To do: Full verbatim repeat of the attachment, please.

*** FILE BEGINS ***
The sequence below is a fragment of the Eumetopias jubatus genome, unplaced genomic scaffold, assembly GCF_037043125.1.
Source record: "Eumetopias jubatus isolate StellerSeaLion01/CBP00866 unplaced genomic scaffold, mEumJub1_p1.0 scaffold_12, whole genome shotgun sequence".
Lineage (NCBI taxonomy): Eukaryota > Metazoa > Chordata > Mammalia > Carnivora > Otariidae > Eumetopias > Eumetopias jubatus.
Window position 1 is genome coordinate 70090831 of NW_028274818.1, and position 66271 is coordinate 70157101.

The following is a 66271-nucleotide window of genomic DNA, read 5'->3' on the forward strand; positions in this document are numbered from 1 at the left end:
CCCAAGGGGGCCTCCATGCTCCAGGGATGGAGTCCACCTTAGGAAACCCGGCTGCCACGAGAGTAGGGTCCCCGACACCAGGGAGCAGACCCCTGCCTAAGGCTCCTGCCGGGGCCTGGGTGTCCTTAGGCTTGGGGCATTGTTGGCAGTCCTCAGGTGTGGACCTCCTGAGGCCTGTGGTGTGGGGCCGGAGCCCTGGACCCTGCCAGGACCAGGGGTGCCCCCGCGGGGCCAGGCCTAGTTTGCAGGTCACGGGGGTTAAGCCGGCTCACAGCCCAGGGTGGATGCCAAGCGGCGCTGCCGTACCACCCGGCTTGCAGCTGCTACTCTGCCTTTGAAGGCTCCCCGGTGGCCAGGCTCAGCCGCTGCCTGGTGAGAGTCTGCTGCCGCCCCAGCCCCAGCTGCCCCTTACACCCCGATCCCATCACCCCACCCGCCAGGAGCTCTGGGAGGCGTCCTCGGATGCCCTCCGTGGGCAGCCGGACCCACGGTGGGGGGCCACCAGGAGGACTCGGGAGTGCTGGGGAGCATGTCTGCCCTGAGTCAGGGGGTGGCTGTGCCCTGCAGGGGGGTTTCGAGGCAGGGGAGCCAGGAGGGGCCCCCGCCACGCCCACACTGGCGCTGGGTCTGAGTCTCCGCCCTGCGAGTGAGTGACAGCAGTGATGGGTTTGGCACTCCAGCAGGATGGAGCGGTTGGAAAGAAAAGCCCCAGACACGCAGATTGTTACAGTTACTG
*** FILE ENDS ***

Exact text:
The sequence below is a fragment of the Eumetopias jubatus genome, unplaced genomic scaffold, assembly GCF_037043125.1.
Source record: "Eumetopias jubatus isolate StellerSeaLion01/CBP00866 unplaced genomic scaffold, mEumJub1_p1.0 scaffold_12, whole genome shotgun sequence".
Lineage (NCBI taxonomy): Eukaryota > Metazoa > Chordata > Mammalia > Carnivora > Otariidae > Eumetopias > Eumetopias jubatus.
Window position 1 is genome coordinate 70090831 of NW_028274818.1, and position 66271 is coordinate 70157101.

The following is a 66271-nucleotide window of genomic DNA, read 5'->3' on the forward strand; positions in this document are numbered from 1 at the left end:
CCCAAGGGGGCCTCCATGCTCCAGGGATGGAGTCCACCTTAGGAAACCCGGCTGCCACGAGAGTAGGGTCCCCGACACCAGGGAGCAGACCCCTGCCTAAGGCTCCTGCCGGGGCCTGGGTGTCCTTAGGCTTGGGGCATTGTTGGCAGTCCTCAGGTGTGGACCTCCTGAGGCCTGTGGTGTGGGGCCGGAGCCCTGGACCCTGCCAGGACCAGGGGTGCCCCCGCGGGGCCAGGCCTAGTTTGCAGGTCACGGGGGTTAAGCCGGCTCACAGCCCAGGGTGGATGCCAAGCGGCGCTGCCGTACCACCCGGCTTGCAGCTGCTACTCTGCCTTTGAAGGCTCCCCGGTGGCCAGGCTCAGCCGCTGCCTGGTGAGAGTCTGCTGCCGCCCCAGCCCCAGCTGCCCCTTACACCCCGATCCCATCACCCCACCCGCCAGGAGCTCTGGGAGGCGTCCTCGGATGCCCTCCGTGGGCAGCCGGACCCACGGTGGGGGGCCACCAGGAGGACTCGGGAGTGCTGGGGAGCATGTCTGCCCTGAGTCAGGGGGTGGCTGTGCCCTGCAGGGGGGTTTCGAGGCAGGGGAGCCAGGAGGGGCCCCCGCCACGCCCACACTGGCGCTGGGTCTGAGTCTCCGCCCTGCGAGTGAGTGACAGCAGTGATGGGTTTGGCACTCCAGCAGGATGGAGCGGTTGGAAAGAAAAGCCCCAGACACGCAGATTGTTACAGTTACTG